A biorepository is a center that functions to collect, process, store, and distribute tissue samples or specimens to support future research. These tissue samples can be sourced from humans or animals. The biorepository is responsible for maintaining the quality, accessibility, and distribution of these tissue samples.
Upon delivery the tissue samples are recorded all information regarding the sample details are keyed into the laboratory information management system.
Biospecimens are then processed to ensure consistency of the samples. Proper tissue preservation methodology is absolutely crucial to a biorepository.
These specimens are then stored and held in their appropriate conditions. Sample holding boxes and freezers are sometimes used, however it depends on the storage requirements. For example Formalin-fixed paraffin-embedded tissue blocks can be stored at room temperature.
Distribution involves retrieving the required samples from the inventory.
Standard Operating Procedures
Standard operating procedures (SOPs) are important for biorepositories as they help in the following:
Reduce problematic variables within the samples,
Ensure that biospecimens resemble specimens in their natural state,
Provide standards on how operations should be conducted.
Types and Uses of Biorepositories
There are many different types of biorepositories that exist. Some help with biomarker validation, and others are integrated with registries. Most biorepositories are focused on collecting biospecimens for specific diseases. Others function to identify genetic clues that can aid in the guidance of therapeutic development. Similair to disease-focused biorepositories there are those focused on the understanding of practices and habits. Biorepository sponsors can also vary. While some are funded as part of research to aid in the collection of specimens from participants, some are sponsored by organizations or medical centers to collect, process, and store samples from a wide variety of patients. Some biorepositories are organized by patient advocacy organizations to help kick-start research of specific diseases.
The Alzheimer’s Disease Neuroimaging Initiative – is a disease-focused biorepository and biomarker validation program that uses the samples and data collected from Alzheimer’s disease patients and patients with other forms of memory impairment.
The Health Outreach Program for the Elderly (HOPE) is a biorepository at Boston University that supports multiple studies. The HOPE registry follows up with their Alzheimer’s patients annually.
The United Kingdom Biobank is a biorepository with a broad focus. They aim to improve the diagnosis, treatment, and prevention of various diseases such as cancer, stroke, diabetes, heart disease, eye disorders, depression, dementia, and arthritis. In between 2006 to 2010, they managed to recruit half a million individuals between the ages of 40 to 69. Samples such as blood, saliva, and urine have been donated for analysis. These participants have also provided detailed personal information and consented to future follow up for many years to help researchers discover how various diseases develop.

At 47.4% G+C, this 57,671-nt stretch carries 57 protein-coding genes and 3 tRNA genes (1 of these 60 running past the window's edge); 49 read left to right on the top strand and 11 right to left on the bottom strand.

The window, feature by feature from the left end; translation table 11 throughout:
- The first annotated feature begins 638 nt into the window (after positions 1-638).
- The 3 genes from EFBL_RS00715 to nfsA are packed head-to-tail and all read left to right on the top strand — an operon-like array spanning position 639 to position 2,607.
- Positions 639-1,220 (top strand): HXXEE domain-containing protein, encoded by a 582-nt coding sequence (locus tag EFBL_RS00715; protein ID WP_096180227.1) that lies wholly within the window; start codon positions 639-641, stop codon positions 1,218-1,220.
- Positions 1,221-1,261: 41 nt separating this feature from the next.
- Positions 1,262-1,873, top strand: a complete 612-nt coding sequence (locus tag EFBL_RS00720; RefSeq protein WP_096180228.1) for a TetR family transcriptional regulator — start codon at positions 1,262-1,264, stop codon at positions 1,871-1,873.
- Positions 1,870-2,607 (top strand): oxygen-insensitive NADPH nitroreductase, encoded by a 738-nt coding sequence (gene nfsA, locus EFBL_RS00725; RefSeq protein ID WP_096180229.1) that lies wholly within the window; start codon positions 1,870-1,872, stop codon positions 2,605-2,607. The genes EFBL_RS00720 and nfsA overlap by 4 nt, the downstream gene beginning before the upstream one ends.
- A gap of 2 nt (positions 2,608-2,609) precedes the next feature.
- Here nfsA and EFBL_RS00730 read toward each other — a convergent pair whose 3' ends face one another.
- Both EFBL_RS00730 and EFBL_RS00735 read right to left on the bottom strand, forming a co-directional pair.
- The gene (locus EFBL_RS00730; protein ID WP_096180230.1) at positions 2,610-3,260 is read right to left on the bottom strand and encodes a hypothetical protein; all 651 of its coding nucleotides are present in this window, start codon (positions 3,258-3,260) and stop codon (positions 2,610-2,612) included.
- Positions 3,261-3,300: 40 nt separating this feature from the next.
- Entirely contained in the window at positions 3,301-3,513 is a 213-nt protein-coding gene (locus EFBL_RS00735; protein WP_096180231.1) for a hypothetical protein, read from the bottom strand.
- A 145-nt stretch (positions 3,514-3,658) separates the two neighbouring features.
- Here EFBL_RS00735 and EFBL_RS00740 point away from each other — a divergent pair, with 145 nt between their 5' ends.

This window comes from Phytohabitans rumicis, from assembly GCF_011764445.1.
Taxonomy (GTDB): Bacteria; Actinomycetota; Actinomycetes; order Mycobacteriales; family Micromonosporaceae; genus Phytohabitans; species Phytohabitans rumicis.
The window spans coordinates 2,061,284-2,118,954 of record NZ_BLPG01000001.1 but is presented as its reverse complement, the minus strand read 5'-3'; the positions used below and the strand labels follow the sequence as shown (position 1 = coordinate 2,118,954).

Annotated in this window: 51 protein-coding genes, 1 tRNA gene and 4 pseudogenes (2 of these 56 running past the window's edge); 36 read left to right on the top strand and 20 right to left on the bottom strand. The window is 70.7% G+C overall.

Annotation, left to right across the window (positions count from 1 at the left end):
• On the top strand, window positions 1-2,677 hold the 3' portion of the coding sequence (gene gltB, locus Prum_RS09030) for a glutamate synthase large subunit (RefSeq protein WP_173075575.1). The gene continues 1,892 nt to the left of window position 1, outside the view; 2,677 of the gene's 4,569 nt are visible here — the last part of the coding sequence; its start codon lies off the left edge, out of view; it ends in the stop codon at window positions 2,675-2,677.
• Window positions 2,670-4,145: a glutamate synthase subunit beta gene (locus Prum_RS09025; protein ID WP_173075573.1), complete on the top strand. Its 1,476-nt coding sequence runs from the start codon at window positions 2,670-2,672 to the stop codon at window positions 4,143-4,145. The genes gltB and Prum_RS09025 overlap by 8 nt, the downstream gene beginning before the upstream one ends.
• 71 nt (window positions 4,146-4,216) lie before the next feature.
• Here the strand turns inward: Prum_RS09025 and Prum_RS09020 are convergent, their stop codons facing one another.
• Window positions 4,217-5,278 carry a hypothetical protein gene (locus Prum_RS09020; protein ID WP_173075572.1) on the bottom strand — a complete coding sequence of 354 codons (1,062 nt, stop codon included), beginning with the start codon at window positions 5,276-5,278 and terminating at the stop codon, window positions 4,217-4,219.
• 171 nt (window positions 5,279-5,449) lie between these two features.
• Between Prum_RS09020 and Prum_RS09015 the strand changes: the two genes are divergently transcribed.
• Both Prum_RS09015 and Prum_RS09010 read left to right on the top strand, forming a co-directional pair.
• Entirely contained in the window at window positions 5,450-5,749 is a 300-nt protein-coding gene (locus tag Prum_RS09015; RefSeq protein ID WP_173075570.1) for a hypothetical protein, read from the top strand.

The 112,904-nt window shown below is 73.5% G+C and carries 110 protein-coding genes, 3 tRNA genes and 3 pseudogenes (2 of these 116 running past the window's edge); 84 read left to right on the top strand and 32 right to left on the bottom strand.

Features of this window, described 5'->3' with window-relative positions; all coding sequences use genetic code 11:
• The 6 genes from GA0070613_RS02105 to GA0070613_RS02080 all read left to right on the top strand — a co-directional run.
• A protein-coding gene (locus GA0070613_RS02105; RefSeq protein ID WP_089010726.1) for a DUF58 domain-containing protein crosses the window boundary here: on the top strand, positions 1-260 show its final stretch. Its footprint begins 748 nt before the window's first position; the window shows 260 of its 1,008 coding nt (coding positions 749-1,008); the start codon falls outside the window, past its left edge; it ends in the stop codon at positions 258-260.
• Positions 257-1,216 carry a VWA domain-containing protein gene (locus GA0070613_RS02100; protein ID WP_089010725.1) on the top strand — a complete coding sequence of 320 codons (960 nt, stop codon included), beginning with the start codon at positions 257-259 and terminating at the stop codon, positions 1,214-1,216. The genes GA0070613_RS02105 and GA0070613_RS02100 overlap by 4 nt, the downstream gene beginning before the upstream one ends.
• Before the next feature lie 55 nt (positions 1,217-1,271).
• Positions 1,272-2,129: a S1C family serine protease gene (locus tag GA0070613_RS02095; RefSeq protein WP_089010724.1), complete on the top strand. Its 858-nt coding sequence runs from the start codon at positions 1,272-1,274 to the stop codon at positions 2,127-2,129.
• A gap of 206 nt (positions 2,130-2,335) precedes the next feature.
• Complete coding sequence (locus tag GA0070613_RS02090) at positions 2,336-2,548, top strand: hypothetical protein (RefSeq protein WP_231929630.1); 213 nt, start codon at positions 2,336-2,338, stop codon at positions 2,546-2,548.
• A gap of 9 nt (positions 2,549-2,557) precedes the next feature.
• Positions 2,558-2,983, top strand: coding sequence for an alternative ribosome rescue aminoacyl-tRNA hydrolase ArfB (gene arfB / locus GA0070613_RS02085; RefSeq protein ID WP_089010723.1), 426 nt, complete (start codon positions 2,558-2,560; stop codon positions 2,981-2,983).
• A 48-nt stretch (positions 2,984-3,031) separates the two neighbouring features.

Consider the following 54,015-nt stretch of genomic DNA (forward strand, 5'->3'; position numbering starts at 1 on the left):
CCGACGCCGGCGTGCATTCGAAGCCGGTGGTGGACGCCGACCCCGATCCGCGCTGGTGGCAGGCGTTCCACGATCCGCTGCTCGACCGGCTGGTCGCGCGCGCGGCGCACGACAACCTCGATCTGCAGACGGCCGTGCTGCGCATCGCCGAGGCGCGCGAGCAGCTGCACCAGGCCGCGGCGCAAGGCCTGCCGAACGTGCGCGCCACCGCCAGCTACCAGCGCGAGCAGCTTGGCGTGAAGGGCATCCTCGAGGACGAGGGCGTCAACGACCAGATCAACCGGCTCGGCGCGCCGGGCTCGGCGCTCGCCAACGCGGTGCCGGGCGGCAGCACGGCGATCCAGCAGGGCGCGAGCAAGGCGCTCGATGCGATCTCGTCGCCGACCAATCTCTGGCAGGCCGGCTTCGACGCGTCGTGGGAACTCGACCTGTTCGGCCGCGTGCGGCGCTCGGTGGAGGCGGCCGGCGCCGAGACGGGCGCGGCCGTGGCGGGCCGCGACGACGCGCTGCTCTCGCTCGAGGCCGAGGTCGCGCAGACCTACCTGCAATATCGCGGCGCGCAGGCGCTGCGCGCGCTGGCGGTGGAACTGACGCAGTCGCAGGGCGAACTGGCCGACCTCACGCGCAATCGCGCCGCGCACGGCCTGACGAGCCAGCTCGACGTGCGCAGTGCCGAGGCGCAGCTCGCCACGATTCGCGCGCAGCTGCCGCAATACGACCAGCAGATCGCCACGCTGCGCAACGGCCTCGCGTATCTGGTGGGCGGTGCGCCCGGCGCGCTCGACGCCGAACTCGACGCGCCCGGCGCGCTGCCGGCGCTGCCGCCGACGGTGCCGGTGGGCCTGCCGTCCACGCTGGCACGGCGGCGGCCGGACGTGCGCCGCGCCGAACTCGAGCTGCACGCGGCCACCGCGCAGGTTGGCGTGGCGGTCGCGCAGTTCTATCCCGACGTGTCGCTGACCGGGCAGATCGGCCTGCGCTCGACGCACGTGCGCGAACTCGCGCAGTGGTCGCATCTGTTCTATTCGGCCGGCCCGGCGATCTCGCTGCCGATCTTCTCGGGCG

The Autism Research Resource is sponsored by the state of New Jersey to research autism in families where more than one child is affected.
The Centers for Disease Control (CDC) Cell and DNA Repository use samples from transformed cell lines available through the Genetic Testing Reference Material Coordination Program. Some of the samples obtained are from diseases such as Cystic Fibrosis, Huntington Disease, Alpha Thalassemia, Fragile X syndrome, and Muenke syndrome.
The National Institute of Neurological Disorders and Stroke (NINDS) Human Genetics DNA and Cell Line Repository focuses on the identification of new genes that causes or contributes to conditions such as Parkinson’s disease, Tourettes syndrome, epilepsy, motor neuron disease, and cerebrovascular disease.
The National Institute of Aging (NIA) Aging Cell Repository utilizes cellular and molecular research to determine the degenerative mechanisms and causes of aging. They have strict diagnostic criteria with cells collected over a span of thirty years. Scientists are using these cultures to study diseases such as Alzheimer’s disease, Parkinson’s disease, Progeria, and Werner Syndrome.
The National Human Genome Research Institute (NHGRI) Sample Repository for Human Genetic Research successfully completed the sequencing of the human genome. They now aim to participate in a variety of studies that focuses on the understanding of the structure and function of the genome and the role it plays in disease and health.
The National Eye Institute Age-Related Eye Disease Study (NEI-AREDS) Genetic Repository was founded to identify how macular degeneration and cataracts develop and progress. This is important as these two conditions are two main causes of vision loss among older patients.
Biorepositories are crucial in supporting different areas of research such as those focused on a specific diseases, broadly focused population studies, identification of genetic mutations, and many more. These studies may have a specific length and purpose and are ongoing studies that follow up with their participants for many years.
1) Biorepository. Wikipedia. Accessed 8/9/2018. https://en.wikipedia.org/wiki/Biorepository
2) Greenberg B, Christian J, Henry LM, et al. Biorepositories: Addendum to Registries for Evaluating Patient Outcomes: A User’s Guide, Third Edition [Internet]. Rockville (MD): Agency for Healthcare Research and Quality (US); 2018 Feb. Types and Uses of Biorepositories and Their Application to Registries. Accessed 8/9/2018. https://www.ncbi.nlm.nih.gov/books/NBK493635/